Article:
Romney-Ryan, Minorities And The Poor

August 13, 2012
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Romney selects Paul Ryan as VP running mate in Presidential election in November. Photo Credit:

Prospective Republican Presidential nominee, Mitt Romney, has chosen Wisconsin Congressman Paul Ryan, as his Vice Presidential running mate. What will that choice, that ticket, mean for the poor and minorities?

Perhaps it is too early to answer that question conclusively. But both Romney and Ryan have provided ample clues. One could even conclude that the emerging Republican Party has provided numerous signs as well. Just look at the voting record, or the lack thereof, of the sitting Republican Congress. Look at the influence of the Tea Party, which does not have any significant representation of the poor or minorities.

Paul Ryan is most known for the Ryan proposal, which purports to balance the budget by cutting discretionary spending, reduce the national debt, and erase the deficit over the next several decades. How does he plan to do that? By going down a one-way street called CUTS. What about generating REVENUES. Anyone who knows anything about balancing budgets knows that there are two sides to the equation.

The Ryan budget plan wants to cut Medicaid and other entitlement programs that would directly impact the working poor and disenfranchised. Yes, there are still millions of people in America that do not have equal opportunity and therefore cannot pull themselves up by their boot straps.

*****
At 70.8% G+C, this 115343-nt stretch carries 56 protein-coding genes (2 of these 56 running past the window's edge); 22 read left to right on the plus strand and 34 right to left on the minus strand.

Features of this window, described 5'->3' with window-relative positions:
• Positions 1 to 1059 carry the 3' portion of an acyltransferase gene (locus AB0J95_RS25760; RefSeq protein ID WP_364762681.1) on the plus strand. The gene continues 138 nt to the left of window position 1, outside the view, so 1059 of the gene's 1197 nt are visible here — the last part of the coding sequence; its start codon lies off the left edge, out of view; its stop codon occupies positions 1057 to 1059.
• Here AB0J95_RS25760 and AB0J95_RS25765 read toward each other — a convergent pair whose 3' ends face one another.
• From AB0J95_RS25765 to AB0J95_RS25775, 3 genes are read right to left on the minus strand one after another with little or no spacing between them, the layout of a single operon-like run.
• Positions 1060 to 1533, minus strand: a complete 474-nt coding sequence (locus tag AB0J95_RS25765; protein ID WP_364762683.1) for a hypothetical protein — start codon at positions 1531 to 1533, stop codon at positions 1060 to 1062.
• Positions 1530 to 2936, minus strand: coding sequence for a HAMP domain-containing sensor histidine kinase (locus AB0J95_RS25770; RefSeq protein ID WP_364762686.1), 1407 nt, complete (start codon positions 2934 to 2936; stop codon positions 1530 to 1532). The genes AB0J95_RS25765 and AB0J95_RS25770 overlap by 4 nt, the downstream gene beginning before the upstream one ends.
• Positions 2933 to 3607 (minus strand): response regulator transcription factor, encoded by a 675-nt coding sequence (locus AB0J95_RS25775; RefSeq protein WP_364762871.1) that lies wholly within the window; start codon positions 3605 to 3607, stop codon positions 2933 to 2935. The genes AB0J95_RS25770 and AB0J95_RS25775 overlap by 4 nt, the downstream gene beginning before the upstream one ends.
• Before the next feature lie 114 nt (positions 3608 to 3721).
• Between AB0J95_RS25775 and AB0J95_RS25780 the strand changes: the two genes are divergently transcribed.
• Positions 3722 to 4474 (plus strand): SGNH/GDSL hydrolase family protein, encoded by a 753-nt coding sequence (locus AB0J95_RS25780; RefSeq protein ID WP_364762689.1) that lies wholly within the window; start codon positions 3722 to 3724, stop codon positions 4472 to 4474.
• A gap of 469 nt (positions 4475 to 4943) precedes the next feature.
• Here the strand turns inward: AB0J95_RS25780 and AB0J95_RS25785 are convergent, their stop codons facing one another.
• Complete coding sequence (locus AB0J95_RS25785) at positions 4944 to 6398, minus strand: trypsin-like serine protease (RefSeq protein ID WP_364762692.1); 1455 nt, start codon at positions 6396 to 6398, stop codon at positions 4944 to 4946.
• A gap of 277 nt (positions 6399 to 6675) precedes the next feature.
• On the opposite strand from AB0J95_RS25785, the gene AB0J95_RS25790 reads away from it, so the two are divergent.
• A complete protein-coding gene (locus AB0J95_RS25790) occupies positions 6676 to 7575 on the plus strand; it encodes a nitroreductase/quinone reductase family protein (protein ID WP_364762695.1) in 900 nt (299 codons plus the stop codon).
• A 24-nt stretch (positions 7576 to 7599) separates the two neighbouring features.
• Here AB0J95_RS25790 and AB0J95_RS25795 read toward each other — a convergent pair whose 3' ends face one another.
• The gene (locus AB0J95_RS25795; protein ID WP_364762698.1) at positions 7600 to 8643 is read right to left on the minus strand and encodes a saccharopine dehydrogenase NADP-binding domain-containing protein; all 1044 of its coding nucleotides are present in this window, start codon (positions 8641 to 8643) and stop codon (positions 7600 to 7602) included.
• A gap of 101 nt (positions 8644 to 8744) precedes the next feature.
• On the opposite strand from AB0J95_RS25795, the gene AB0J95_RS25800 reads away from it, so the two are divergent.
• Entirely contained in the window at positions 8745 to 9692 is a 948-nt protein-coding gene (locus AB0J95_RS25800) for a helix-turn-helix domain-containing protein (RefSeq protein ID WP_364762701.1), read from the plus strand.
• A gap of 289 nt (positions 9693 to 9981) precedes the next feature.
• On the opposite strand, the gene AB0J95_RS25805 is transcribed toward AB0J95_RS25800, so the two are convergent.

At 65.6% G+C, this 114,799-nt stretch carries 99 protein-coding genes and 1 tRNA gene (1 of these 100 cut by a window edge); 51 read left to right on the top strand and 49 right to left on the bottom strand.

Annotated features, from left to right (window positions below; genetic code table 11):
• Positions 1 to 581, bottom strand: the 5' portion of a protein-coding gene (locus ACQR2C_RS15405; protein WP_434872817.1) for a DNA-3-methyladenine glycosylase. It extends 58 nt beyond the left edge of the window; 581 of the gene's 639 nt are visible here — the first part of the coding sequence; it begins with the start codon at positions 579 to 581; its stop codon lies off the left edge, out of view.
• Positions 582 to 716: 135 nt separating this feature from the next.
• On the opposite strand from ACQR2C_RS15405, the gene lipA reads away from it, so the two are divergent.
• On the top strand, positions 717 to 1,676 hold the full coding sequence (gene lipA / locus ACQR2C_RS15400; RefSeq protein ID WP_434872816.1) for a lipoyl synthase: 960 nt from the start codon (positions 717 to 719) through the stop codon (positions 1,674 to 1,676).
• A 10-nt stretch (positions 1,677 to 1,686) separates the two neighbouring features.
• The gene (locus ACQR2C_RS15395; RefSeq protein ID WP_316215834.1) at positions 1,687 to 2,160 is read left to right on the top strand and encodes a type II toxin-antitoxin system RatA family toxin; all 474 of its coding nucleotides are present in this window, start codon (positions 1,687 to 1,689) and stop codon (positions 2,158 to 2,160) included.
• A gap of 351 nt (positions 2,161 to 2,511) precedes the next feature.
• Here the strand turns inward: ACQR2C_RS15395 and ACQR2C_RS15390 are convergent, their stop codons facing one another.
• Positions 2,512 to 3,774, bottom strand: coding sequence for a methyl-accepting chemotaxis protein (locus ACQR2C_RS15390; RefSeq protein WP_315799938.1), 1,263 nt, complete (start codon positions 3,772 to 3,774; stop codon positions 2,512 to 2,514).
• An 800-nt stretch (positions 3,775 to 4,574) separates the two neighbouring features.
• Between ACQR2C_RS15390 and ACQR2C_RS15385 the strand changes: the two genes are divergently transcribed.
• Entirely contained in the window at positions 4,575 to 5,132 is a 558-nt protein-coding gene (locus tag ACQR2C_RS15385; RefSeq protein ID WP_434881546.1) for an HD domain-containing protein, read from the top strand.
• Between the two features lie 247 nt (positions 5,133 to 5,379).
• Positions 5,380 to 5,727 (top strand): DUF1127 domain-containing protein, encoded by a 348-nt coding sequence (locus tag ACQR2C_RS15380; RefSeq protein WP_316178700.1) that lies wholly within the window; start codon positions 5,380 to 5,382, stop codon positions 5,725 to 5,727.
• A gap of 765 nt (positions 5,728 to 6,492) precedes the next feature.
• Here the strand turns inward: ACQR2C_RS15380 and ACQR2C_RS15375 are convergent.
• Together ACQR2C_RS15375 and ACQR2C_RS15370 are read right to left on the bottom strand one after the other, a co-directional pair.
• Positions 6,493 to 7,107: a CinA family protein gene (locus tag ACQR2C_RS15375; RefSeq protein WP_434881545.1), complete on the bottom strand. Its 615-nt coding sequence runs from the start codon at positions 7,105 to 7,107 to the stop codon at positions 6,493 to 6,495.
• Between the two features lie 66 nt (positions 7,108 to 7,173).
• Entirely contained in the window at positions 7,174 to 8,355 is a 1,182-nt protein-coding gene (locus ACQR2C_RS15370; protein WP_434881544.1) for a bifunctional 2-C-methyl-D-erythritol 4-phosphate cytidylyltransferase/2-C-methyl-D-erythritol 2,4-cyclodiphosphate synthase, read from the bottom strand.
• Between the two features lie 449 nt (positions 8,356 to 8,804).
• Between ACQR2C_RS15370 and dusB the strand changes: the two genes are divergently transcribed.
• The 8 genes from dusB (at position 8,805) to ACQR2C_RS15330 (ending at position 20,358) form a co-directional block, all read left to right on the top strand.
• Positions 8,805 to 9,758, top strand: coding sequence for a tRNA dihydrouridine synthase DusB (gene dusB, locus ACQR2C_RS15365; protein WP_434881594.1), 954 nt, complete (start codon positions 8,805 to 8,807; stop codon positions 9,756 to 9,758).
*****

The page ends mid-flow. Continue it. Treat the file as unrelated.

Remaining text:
Given an equal opportunity to learn and to work, most Americans — black, white, Hispanic, and Asian — would take advantage of it. But the vestiges of racism and classism are alive and well all over America — still. So the hard-work, self-reliant mantra that the Romney-Ryan ticket chants just does not comport with reality.

Where is the moral compass that would allow you to continue to propose an unfair taxing system that gives breaks and benefits to the wealthiest among us while penalizing the majority who works one or more jobs to make ends meet and try to realize in some measure the American dream of home ownership, a good neighborhood, and quality schools?

What moral compass guides your decision to cut meager resources to the poor, the maimed, and infirmed among us who are unable to fend for themselves? We are not speaking of the healthy able-bodied few that take advantage of the system. Yes they should be weeded out and booted out.

How can you boast of fairness and balance when certain components of the budget are sacrosanct? Tax cuts. The Military.

There are ways to get our fiscal house in order as a nation. But it cannot be the same old game of pitting the “Haves” against the “Have-Nots,” the weak and vulnerable (minorities, the poor, the elderly) being tooled around and manipulated by the rich and the powerful.

The past seems to be prologue. Only in this time and place in our history, we need to avoid being anachronistic in our political policies. America is a country that is diverse in terms of its citizens and the socio-economic conditions that define them. Any real solution will have to be inclusive of issues and solutions for all Americans, not just the privileged few.

The Republican Presidential and Vice-Presidential candidates should they be elected will need to be the leaders of all America.

Where do minorities and the poor fit within their platform and vision for America?